as i watched moneyball, i was reminded of the social network (same writer-- aaron sorkin).  for one thing, my initial reaction to both films was the same: why are they making this into a movie again? facebook is a good thing and everyone loves it, but do we need to know mark zuckerberg better?  moneyball is an interesting way to dig deeper into baseball, but is it a movie-worthy story?  people reacted similarly to the social network as keith law did to moneyball.  what it says about zuckerberg or any other character was not accurate.  but that's not what we have movies for, is it?  we're looking for a story.  the social network was great not because it was a biography-- it was interesting because the guy the film suggests is socially awkward (doesn't matter if he really is or not-- it's a movie) created a network for people to be more social.  moneyball isn't about the sport of baseball as much as it is the thinking behind it.  and the man behind the machine.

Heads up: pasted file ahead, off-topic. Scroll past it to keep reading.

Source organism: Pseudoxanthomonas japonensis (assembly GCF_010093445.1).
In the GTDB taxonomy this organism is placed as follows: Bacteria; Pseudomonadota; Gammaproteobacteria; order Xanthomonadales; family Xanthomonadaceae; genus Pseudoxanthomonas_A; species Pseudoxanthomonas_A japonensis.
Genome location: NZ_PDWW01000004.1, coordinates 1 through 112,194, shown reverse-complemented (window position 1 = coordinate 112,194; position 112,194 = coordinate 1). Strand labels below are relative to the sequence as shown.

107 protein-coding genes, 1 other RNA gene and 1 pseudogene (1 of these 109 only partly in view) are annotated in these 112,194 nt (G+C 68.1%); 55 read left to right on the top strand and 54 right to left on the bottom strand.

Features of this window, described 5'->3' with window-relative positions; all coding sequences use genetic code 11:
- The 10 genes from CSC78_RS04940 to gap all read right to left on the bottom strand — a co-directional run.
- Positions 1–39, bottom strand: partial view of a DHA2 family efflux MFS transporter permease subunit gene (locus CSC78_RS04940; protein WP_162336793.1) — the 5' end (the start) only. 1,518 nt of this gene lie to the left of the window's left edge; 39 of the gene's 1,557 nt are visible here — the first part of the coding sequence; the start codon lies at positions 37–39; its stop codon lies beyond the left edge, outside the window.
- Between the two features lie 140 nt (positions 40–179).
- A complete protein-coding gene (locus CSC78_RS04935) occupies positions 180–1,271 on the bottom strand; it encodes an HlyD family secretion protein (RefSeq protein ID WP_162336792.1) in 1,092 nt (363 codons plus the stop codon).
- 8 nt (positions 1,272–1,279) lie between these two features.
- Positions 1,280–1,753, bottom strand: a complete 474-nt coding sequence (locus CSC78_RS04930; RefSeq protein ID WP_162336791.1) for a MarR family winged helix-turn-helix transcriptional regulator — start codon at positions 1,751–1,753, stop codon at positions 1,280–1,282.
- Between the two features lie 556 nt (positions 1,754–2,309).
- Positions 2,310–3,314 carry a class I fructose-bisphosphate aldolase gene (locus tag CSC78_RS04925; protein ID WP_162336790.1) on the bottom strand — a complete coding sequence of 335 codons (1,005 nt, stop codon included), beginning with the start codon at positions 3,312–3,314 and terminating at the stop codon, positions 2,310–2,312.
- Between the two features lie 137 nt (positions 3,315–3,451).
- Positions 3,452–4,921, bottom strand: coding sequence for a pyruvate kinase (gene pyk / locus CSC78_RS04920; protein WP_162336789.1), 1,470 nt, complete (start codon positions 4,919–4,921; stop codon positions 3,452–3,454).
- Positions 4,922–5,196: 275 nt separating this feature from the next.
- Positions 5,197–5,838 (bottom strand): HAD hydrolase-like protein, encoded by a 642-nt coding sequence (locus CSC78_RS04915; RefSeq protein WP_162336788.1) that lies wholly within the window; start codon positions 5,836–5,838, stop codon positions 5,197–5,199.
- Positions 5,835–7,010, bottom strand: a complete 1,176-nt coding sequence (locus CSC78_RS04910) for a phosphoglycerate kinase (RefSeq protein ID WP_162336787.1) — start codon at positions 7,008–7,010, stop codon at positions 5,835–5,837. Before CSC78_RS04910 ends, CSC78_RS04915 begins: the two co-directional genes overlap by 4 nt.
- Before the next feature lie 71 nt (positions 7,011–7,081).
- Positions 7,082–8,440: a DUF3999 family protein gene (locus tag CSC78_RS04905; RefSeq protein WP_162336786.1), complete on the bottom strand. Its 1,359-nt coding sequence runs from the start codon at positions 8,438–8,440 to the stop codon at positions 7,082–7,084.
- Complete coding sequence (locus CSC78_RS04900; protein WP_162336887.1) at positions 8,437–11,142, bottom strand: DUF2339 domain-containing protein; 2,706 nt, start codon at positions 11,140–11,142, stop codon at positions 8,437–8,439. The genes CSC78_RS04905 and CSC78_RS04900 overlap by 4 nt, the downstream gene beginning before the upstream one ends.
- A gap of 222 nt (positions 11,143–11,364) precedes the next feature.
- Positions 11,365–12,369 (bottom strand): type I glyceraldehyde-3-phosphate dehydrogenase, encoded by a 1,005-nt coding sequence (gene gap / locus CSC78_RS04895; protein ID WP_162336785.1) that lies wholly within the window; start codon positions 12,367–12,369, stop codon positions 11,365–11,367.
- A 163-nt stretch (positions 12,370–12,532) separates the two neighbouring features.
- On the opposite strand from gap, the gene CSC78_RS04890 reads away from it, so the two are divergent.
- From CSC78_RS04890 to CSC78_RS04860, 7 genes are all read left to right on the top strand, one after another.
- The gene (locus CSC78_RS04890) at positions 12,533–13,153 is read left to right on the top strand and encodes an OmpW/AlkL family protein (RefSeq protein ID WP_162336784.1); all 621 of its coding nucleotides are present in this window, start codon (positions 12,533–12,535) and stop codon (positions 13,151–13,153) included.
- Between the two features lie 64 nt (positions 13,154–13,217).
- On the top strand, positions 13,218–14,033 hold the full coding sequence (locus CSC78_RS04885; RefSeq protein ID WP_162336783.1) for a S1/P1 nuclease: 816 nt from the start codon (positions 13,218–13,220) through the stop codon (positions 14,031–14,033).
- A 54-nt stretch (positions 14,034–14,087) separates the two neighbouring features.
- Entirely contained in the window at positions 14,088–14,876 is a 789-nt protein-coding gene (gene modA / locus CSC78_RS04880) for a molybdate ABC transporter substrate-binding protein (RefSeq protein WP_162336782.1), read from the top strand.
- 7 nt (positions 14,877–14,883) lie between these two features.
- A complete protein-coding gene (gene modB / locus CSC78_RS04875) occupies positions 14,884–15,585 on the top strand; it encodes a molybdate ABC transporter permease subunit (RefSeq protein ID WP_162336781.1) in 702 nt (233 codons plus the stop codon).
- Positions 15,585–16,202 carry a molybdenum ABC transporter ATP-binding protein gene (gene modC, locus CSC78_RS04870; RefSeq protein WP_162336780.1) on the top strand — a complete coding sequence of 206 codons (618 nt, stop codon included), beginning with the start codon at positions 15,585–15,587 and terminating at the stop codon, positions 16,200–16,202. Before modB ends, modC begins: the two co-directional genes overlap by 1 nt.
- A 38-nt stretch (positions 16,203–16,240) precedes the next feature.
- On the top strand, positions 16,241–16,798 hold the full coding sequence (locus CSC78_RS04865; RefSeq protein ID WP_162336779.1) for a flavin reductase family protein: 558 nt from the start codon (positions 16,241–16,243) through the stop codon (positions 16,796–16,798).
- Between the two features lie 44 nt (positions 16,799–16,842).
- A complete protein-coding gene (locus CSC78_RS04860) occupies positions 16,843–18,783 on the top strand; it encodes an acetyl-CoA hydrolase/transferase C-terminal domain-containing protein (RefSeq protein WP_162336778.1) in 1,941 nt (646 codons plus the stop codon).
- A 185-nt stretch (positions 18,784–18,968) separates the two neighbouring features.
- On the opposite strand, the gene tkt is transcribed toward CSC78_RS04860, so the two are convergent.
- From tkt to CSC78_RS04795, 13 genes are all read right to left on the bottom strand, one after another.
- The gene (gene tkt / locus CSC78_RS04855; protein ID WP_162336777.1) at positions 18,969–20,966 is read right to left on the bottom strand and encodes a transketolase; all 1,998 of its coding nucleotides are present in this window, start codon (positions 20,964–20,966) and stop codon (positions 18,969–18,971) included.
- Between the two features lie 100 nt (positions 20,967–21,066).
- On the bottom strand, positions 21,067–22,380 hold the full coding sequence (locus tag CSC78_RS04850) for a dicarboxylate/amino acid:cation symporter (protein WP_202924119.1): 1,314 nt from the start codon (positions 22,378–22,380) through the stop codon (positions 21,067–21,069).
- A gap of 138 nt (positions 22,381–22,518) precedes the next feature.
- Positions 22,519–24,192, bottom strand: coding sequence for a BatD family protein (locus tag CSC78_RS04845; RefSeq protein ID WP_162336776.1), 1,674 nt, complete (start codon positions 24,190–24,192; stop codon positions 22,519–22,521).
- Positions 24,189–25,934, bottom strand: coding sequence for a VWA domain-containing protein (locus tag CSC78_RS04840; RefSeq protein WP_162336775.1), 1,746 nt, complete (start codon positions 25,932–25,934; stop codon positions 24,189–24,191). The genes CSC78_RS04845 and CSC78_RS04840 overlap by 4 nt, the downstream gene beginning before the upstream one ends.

billy beane was then, and still is today, the a's general manager.  he is a former major league baseball player. in the film he relives the moment he signed his big league contract over and over again.  we see pictures of him as a kid in a baseball uniform over and over.  he craves solitude.  he refuses to watch the team play.  he constantly eats and exercises.  he is a classic "type a" personality.  he is devoted to his daughter.  the more you get to know the guy, the more a movie makes sense.  he is a visionary.  he has to adapt to financial constraints that do not exist for other teams. the oakland a's 2002 payroll was under $40 million, compared to the Yankees' of $140 million, but they still made the playoffs. in fact, the team won one more game with the cheaper players. this year the a's payroll is $65 million, 21st among the 30 mlb teams.  they'll finish the season, which ends tomorrow, 73-89 give or take a win or two, in third place.  they have not made the playoffs since 2006.  while it is true the a's have not won a world series under the moneyball philosophy, the boston red sox, who hired the guru of modern baseball statistical analysis, bill james, years ago, won titles in 2004 and 2007.  they still have a pulse for the final playoff spot with two games to play.